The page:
CHILE – Fundo El Risquillo, a Chilean dairy operaton with 6,500 cows, has signed an agreement to install 64 Voluntary Milking System (VMS™) milking robots from DeLaval to become the world's largest robotic dairy farm.
The dairy farm, owned by Agricultural Ancali and part of Bethia group, already has 16 robots running and have seen positive results. An average production of 45.2 litres per cow/day from 920 cows milked in the robotic system. This is up 10 per cent since they switched to robotic production, all while using less labour.
"The benefits have been remarkable - more production, better animal welfare and less stress for cows. This project consists of two stages. First, we compare the benefits of using robots VMS MR from DeLaval versus conventional milking systems with rotating rooms.
"We started milking 500 cows with robots and when we saw the economic benefits and that it was possible to increase the level of production by 10 per cent and reduce the stress of cows, we decided to move," said Peter Heller, CEO of Agricultural Ancali.
"First installing the next module, for 500 cows, and then modifying our facilities to robotic milking. The plan is to have our best 4,500 cows milked in robotic system, and we believe it is the right way with which grow in the future."
While many farmers see the robotic system only for small-scale operations, Mr Heller quickly calculated a positive return on investment from the first installations, in addition to delivering solutions for cow comfort, which one of the pillars of Agricultural Ancali.
The first VMS MR DeLaval began operating in October 2014. By early 2017, the VMS 64 MR will be operating by Agricultural Ancali, making it the largest robotic operation in the world.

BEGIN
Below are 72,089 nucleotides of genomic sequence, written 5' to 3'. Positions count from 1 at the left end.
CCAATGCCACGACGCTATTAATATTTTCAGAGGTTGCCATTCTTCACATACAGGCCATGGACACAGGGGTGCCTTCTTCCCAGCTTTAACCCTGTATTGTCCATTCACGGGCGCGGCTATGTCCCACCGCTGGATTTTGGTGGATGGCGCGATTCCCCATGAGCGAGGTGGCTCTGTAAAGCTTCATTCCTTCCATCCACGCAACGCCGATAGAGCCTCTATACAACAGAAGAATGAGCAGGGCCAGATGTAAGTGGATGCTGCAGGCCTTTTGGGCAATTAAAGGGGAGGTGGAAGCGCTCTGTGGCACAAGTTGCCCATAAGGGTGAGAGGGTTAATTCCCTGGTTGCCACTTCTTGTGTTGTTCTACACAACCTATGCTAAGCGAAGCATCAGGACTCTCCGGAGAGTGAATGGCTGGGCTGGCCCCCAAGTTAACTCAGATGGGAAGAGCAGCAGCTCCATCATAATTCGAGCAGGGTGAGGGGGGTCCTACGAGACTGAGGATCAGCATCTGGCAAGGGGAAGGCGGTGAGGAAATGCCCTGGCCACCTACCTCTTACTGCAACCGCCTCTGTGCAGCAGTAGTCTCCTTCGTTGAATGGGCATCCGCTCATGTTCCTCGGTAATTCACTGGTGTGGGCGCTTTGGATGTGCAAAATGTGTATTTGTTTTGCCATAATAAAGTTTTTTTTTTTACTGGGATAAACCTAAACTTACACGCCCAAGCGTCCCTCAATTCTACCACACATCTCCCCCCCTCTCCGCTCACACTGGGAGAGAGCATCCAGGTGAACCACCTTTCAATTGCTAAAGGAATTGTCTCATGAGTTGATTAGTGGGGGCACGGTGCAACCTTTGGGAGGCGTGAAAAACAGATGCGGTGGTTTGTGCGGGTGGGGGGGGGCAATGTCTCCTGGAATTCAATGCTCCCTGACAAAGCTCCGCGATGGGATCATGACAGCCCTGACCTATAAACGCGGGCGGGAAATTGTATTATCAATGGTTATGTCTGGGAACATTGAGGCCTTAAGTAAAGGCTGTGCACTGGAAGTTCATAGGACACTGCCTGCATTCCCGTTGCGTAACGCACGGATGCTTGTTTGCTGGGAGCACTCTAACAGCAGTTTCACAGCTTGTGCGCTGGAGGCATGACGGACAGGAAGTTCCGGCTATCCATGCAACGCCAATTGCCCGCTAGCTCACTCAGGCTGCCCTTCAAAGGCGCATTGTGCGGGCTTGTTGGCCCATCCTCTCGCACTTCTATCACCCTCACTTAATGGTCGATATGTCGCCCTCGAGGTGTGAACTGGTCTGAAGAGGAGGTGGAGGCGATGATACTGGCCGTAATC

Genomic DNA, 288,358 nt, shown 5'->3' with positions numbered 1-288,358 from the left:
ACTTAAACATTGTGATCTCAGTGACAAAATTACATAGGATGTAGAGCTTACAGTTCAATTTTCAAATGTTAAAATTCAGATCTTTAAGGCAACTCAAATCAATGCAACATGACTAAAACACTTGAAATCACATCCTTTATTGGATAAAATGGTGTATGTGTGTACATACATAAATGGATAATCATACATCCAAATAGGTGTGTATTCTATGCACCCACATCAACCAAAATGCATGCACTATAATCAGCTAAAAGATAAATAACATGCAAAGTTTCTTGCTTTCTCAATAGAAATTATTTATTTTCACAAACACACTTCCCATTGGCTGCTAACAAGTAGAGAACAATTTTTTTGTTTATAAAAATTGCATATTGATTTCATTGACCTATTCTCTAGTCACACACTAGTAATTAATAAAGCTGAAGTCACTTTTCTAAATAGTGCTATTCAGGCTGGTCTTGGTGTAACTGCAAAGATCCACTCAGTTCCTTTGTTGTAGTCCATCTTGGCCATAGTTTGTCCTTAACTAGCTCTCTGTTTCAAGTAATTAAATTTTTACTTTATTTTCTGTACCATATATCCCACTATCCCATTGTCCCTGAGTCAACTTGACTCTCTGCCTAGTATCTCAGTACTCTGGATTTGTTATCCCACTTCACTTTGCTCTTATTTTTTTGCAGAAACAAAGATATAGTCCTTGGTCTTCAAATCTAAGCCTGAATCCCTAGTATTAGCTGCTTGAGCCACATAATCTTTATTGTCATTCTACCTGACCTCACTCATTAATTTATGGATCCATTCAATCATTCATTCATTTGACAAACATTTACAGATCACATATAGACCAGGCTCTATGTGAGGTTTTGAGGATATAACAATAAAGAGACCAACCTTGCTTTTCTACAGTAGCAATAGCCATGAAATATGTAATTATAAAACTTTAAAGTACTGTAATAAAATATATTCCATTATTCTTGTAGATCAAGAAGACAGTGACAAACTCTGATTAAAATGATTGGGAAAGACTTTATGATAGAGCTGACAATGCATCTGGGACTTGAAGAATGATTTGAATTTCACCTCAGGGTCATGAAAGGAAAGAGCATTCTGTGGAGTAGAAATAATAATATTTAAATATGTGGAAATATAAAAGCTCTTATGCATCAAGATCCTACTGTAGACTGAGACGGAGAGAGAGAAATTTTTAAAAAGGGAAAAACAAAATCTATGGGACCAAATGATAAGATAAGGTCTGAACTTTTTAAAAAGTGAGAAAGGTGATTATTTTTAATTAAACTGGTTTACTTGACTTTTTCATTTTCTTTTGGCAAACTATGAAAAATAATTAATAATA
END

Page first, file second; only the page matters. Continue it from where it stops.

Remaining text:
Michigan Farm Becomes Largest DeLaval Robotic Dairy in North America
TDI Farms in Michigan, US, has signed an agreement to purchase 24 DeLaval VMS robots citing advantages in animal welfare, employee development and the farm’s longevity as main catalysts for the project. Owners Frank, Paul and Bryant Treirweiler expect to milk 1,500 cows at the new site.
“We decided to transition to robotic milking first and foremost for the benefit of the cows since we’ve seen improved longevity and lower cull rates when evaluating other robotic milking herds. We also have a great core of employees and prefer to develop their talents as opposed to adding more labour,” Bryant Trierweiler explained.
“For the last few years, my family has been discussing the farm’s next steps. Ultimately, the conversations kept coming back to robotics as we felt it was the best fit.”
In addition to the 24 milking robots, TDI Farms has also agreed to purchase DeLaval activity monitoring tags for the entire herd, 24 swinging cow brushes (SCB), and teat dips and detergents developed by DeLaval specifically for VMS farms. The new facility will also use DelPro farm management software to record, for example quarter milk yields, robot visits and heats, helping TDI Farms make accurate and timely decisions to maintain the health of their herd.
“This project, in conjunction with Fundo El Risquillo, near Los Ángeles, Chile, strengthens DeLaval’s position as the leader in large-scale robotic dairy solutions and services,” says Fernando Cuccioli, Vice President of Market Area North America for DeLaval. “This marks the beginning of a new standard for large dairy farming in North America and we’re honoured to be the preferred solution supplier.”